4 Ways to Have Lousy One-On-Ones

Leaders bring vitality. They don’t create drudgery.

When one-on-ones turn people into zombies, you’re doing them wrong. Think of how everyone else feels if one-on-ones drain you.

Stop sucking the life out of people. Tedium isn’t productive.

When one-on-ones turn people into zombies, you're doing them wrong. Image of a zombie facing a camper.

4 ways to have lousy one-on-ones:

1. Don’t prepare.

Time with you is sour when you rush around at the last minute. People feel devalued.

Preparation says you care.

2. Talk exclusively about work.

People just want to get back to work when you blab on and on about work. There’s no work without people.

The #1 thing employees ask is, “Does my employer care about me?” (Gallup)

3. Be formal.

When professionalism builds barriers it’s a hindrance.

Connect with people.

4. Hog the time.

Listening tells people they matter. Let others do most of the talking.

One-on-one plans: Define the win before you begin. Image of a person trapped in an hour glass.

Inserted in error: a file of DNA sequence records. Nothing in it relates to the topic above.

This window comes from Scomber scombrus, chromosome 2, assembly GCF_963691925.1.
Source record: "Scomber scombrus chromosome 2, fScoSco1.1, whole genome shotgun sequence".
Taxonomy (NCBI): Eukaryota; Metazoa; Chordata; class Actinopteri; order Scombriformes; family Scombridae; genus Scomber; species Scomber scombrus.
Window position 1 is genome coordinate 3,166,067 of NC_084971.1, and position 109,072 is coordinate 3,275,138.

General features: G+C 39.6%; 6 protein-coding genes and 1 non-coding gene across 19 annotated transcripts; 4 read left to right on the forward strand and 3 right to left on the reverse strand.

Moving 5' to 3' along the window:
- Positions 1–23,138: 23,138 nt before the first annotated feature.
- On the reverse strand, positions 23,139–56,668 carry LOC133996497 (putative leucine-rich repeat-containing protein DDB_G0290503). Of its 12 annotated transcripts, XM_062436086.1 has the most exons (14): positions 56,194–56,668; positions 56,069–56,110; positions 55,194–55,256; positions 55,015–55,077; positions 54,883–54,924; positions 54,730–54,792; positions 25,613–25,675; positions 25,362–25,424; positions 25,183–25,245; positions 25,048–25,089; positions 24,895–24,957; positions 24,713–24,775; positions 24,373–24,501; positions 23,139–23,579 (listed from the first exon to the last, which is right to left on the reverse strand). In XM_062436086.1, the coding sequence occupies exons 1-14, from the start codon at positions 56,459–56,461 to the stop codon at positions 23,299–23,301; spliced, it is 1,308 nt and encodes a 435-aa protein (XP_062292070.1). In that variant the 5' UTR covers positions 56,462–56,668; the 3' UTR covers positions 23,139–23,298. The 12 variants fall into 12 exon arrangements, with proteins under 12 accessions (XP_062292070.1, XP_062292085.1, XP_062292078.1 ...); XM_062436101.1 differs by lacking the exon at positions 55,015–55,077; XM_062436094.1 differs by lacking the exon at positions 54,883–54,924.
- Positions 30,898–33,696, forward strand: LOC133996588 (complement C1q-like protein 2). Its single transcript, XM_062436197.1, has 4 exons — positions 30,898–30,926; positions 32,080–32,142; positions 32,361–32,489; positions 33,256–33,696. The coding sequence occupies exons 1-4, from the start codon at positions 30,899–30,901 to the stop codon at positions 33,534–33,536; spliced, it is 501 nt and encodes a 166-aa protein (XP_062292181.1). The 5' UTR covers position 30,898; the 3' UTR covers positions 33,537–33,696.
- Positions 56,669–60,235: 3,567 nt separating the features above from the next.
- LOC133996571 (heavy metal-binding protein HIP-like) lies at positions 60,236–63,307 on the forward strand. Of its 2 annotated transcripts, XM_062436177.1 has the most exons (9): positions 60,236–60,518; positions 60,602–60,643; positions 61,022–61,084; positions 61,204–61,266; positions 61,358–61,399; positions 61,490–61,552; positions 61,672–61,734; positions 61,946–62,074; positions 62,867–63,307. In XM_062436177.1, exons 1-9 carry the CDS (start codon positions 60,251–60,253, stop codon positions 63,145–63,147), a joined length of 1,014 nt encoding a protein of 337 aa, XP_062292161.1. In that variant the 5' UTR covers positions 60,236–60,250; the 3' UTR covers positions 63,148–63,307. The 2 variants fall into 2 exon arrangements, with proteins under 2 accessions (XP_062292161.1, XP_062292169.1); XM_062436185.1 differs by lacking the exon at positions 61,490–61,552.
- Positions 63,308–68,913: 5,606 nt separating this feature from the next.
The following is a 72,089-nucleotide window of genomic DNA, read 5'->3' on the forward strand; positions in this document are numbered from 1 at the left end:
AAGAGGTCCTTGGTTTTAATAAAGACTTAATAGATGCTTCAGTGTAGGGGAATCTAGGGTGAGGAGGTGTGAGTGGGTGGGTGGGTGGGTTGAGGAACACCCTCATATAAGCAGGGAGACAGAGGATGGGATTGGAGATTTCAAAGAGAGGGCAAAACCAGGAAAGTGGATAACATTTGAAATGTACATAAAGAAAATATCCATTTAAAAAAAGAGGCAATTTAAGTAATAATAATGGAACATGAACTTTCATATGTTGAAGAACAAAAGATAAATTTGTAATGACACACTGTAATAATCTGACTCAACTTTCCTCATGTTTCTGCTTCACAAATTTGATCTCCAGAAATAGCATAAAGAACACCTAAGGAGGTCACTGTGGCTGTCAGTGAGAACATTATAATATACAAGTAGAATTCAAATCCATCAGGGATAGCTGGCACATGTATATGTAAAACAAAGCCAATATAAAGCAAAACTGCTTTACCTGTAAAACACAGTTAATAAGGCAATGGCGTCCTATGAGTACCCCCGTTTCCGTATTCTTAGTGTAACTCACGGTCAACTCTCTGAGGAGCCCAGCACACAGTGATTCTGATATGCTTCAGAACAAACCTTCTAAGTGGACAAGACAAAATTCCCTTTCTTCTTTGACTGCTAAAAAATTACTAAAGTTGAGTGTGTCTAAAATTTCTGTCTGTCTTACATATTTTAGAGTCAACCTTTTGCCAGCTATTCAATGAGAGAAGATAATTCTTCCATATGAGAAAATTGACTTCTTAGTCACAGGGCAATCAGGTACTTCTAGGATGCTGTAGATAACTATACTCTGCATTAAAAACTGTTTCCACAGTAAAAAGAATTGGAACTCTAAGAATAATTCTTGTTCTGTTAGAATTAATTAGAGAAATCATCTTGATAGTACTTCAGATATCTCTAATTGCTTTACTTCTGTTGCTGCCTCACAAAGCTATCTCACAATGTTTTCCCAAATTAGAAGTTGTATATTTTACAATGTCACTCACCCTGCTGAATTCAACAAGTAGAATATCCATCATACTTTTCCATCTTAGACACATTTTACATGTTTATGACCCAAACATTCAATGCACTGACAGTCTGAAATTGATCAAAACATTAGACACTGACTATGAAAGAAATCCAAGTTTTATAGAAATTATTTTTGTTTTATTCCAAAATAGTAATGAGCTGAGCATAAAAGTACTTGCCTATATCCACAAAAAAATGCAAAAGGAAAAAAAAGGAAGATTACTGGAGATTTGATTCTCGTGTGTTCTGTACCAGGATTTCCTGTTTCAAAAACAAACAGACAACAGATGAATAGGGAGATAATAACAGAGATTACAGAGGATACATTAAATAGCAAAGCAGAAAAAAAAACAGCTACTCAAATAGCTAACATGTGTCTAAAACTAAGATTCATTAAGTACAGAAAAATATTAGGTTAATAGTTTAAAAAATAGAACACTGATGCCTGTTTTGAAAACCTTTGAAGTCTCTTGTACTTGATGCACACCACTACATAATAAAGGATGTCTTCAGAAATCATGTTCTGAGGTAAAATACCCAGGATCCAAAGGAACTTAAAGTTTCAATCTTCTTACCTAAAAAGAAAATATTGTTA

4 questions to ask before your next one-on-one:

  1. What do you want people to believe about your organization, you, and themselves?
  2. How do you want people to feel about themselves, you? Do you want them to feel energized, sobered, connected, supported, challenged AND supported?
  3. What do you want people to do?
  4. How can you encourage personal/leadership development?

3 tips for your next one-on-one:

1. Turn off distractions.

Hide your phone. Turn toward people and away from computer screens.

2. Prepare your heart.

Do three things – three minutes before your next one-on-one.

  1. Close your eyes and breathe deep for a minute.
  2. Reflect on the person you’re meeting with.
  3. Determine how you want to show up for them.

3. Take notes.

Take notes so you can follow up.

Explain that you aren’t writing prescriptions. You’re just keeping track of the conversation. Some prefer not taking notes during one-on-ones. If you don’t do it during the meeting, do it immediately after.

How can one-on-ones be energizing instead of draining?